Greens to consider free public transport


  By Gary Dunion, Scottish Green Party activist

I wasn’t able to be at the Scottish Green Party conference in Inverness at the start of October – ironically, I was priced out by the cost of transport – but my motion to adopt a policy in favour of free public transport was.

Scottish Greens’ conference procedure offer delegates the option to ‘refer back’ rather than take an up or down vote, and it’s this route conference took with my motion.  I would have enjoyed a clean yes vote, of course, but in reality this is probably the best result in the long run, for reasons I’ll come back to.

But first, a look at the background of the policy.  Free public transport is an idea associated in the Scottish context strongly with the Scottish Socialist Party. It was the SSP’s flagship policy for the 2007 Holyrood election, with a brilliant stop-motion election broadcast helping to make the case.

For reasons, I think it’s fair to say, unrelated to policy, the SSP were unsuccessful in that election and the idea of free public transport has lain largely dormant, with only Age Concern’s campaign for community transport to be included in the national concessionary travel scheme touching on the topic.
Internationally, however, free public transport is not only discussed by parties of many political stripes, but has been put into practice in dozens of examples.

The SSP were particularly inspired by the case of Hasselt in Belgium.
Hasselt was a car town. A rural centre about the size of Paisley, it had the highest car ownership in the country, with gridlocked streets and two attempts to alleviate congestion with urban motorways, only to watch it turn (predictably) into long, thin car parks.

Hasselt introduced free public transport on 1 July 1997. In its first full calendar year of operation ridership was up 800 per cent. By its tenth year, that figure was 1300 per cent and still rising. The cafe culture and liveable streets one associates with Bruges are now part of life in rural Hasselt too.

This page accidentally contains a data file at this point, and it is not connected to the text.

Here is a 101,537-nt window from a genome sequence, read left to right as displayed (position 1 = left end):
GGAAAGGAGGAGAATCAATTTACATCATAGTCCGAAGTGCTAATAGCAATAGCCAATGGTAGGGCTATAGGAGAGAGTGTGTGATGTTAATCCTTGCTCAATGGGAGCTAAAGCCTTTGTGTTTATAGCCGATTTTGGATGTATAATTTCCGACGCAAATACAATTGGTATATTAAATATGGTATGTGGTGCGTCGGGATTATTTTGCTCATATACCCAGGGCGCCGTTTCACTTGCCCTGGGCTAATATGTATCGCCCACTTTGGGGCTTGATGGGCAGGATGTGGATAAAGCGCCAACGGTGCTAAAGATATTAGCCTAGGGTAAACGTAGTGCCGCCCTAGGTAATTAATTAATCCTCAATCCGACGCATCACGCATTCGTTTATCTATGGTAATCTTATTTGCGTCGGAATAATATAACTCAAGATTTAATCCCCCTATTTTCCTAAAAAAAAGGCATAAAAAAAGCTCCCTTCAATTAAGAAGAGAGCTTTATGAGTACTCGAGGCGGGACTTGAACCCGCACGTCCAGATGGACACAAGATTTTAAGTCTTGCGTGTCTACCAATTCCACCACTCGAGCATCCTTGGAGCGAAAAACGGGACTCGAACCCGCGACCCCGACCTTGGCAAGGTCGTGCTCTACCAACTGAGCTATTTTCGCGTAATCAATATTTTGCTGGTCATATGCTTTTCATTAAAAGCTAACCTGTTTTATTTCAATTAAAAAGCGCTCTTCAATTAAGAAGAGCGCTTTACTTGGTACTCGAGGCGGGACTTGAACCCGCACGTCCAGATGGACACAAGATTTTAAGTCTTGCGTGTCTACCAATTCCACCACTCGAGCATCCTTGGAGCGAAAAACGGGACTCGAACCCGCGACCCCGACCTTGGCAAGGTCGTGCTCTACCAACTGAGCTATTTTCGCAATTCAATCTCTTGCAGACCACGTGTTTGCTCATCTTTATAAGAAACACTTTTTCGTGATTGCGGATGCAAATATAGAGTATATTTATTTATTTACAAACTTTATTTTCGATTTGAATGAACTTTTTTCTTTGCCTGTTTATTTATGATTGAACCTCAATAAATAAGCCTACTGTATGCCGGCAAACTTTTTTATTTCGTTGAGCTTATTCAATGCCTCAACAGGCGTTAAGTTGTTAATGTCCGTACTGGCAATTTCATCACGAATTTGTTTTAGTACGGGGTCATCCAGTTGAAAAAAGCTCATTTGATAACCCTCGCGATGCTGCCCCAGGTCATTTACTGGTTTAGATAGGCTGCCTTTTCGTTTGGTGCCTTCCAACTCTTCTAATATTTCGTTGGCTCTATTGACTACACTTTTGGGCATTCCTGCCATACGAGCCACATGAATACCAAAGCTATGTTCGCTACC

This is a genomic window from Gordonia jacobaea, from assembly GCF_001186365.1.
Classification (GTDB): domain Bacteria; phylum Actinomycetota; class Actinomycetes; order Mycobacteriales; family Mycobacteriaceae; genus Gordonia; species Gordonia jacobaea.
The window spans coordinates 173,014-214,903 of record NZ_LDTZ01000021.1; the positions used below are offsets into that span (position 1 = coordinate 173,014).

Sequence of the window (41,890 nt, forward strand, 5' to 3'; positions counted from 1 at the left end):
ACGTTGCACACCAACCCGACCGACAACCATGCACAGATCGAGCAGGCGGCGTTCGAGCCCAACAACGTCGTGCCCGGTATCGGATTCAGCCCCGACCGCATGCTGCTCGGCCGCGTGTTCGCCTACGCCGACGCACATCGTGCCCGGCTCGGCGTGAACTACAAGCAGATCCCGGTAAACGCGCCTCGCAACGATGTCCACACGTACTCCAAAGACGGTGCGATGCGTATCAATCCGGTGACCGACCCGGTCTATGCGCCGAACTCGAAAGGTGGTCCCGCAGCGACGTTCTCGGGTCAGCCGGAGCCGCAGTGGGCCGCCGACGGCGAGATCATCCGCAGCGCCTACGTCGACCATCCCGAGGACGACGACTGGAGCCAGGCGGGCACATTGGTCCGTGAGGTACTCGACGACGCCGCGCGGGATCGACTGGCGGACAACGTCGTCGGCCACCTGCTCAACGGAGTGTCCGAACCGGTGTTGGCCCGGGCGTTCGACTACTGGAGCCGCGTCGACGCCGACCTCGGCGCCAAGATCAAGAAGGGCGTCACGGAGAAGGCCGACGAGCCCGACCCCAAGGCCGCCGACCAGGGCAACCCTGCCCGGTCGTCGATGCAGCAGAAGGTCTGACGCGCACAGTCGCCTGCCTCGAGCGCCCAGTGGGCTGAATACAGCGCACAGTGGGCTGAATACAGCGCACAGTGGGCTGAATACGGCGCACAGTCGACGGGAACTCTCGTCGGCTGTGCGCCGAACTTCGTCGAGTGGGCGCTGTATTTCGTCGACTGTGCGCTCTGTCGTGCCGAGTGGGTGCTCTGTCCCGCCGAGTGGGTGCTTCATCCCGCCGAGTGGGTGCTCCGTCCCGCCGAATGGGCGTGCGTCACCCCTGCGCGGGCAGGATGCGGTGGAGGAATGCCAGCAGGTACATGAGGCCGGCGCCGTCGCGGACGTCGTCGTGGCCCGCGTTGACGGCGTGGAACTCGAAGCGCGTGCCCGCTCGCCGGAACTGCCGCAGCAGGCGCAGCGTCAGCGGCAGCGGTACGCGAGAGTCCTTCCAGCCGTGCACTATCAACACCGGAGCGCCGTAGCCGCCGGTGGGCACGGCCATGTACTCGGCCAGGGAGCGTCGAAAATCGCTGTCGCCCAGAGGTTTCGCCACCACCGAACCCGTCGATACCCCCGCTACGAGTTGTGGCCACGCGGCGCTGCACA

It’s for this reason that the Australian political journal Links described free public transport as “the biggest single pro-environment policy enacted by any national government anywhere on the planet”.
It is particularly encouraging that public transport numbers didn’t just adjust to the new price and stay there – they continued to rise because as the years went on more and more people got rid of their cars, or chose not to get one in the first place.

Belgium, sadly, has been as captured by post-crash austerity politics as the rest of Europe, and they ended free public transport this year, introducing a 60 cent fare for passengers over 19 years of age. The city was at pains to make clear that this decision was “purely financial” – that is, just another cut – rather than a comment on the success of the scheme.

The move to charge was prompted by the operator, De Lijn, raising its demand on the city from €1.8-2.8million – even the latter figure would still have been less than €38 (£32) per person, per year. A Scotland-wide free public transport scheme priced at the same amount per head would cost less than a quarter of the motorway budget.

With our current desperate need for stimulus spending to create jobs, this attitude is hopelessly short-termist.

Green MP Caroline Lucas was one of the original authors of the Green New Deal, showing how spending on green jobs could pay back in spades.

The Green Party of England and Wales’ leader, Natalie Bennett, has spoken engagingly about ‘jobs you can build a life on’, and jobs in public transport are just that – sustainable, unionised, career-track jobs – and most are accessible to people without higher education or advanced technical skills. Additionally, the free availability of transport makes it easier for people to access – and create – employment and training opportunities.

As I said earlier, I’m glad this policy was ‘referred back’ for a year of study and discussion, because that means a year to generate public debate, to listen to voices inside and outside the Green Party, to work with passengers” groups and unions.

I’ll be working with the party’s policy committee, as well as carrying out independent research and engagement.

The Green blog I founded, Bright Green, hopes to make free public transport the subject of one of our first reports as we transform ourselves into more of a think-tank for Green politics. I’ve already had offers from great researchers and campaigners outwith the party politics, keen to help return free public transport to the Scottish political landscape.

Courtesy of the Scottish Socialist Voice